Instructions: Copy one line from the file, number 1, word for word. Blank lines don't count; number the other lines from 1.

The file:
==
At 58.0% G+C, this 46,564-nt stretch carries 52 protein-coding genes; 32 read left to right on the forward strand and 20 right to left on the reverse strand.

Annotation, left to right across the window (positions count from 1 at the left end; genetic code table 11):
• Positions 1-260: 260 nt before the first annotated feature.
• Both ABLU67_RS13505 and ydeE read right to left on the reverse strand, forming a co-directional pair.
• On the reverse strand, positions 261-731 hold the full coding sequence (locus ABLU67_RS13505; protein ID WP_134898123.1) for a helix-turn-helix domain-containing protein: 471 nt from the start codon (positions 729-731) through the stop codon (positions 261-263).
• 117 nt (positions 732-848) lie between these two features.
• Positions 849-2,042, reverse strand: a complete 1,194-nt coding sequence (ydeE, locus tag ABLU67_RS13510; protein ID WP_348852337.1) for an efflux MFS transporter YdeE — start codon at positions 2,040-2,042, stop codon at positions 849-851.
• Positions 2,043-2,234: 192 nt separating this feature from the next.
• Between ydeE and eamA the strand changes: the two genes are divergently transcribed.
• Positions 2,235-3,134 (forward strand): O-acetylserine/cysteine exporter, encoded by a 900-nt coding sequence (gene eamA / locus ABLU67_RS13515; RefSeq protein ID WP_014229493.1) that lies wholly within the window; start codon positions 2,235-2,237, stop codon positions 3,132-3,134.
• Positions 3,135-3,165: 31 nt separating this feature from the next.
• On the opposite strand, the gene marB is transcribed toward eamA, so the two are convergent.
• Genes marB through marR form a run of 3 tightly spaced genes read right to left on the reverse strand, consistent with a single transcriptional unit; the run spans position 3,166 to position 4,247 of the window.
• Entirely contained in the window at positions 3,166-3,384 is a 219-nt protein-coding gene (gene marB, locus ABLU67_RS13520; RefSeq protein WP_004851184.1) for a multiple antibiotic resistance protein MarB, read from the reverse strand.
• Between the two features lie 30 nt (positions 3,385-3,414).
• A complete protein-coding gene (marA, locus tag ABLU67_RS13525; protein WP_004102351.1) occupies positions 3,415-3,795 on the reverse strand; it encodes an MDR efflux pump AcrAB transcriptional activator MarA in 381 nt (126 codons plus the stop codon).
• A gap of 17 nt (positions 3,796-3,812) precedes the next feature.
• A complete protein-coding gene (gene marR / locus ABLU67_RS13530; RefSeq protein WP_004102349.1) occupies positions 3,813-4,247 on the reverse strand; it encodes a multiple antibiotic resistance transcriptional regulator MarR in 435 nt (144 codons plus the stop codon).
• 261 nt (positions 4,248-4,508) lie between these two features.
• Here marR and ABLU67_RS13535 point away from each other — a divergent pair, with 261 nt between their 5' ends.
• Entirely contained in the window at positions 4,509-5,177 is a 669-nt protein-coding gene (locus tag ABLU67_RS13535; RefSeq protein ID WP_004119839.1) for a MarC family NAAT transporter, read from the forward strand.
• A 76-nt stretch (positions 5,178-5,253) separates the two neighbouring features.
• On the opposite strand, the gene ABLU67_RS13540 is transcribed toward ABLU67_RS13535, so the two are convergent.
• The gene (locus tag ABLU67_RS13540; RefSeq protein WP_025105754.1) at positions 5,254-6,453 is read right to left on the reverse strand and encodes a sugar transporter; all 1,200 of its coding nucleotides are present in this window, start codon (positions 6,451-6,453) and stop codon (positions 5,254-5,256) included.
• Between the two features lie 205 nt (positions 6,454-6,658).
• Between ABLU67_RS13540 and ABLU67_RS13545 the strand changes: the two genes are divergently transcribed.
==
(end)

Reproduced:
At 58.0% G+C, this 46,564-nt stretch carries 52 protein-coding genes; 32 read left to right on the forward strand and 20 right to left on the reverse strand.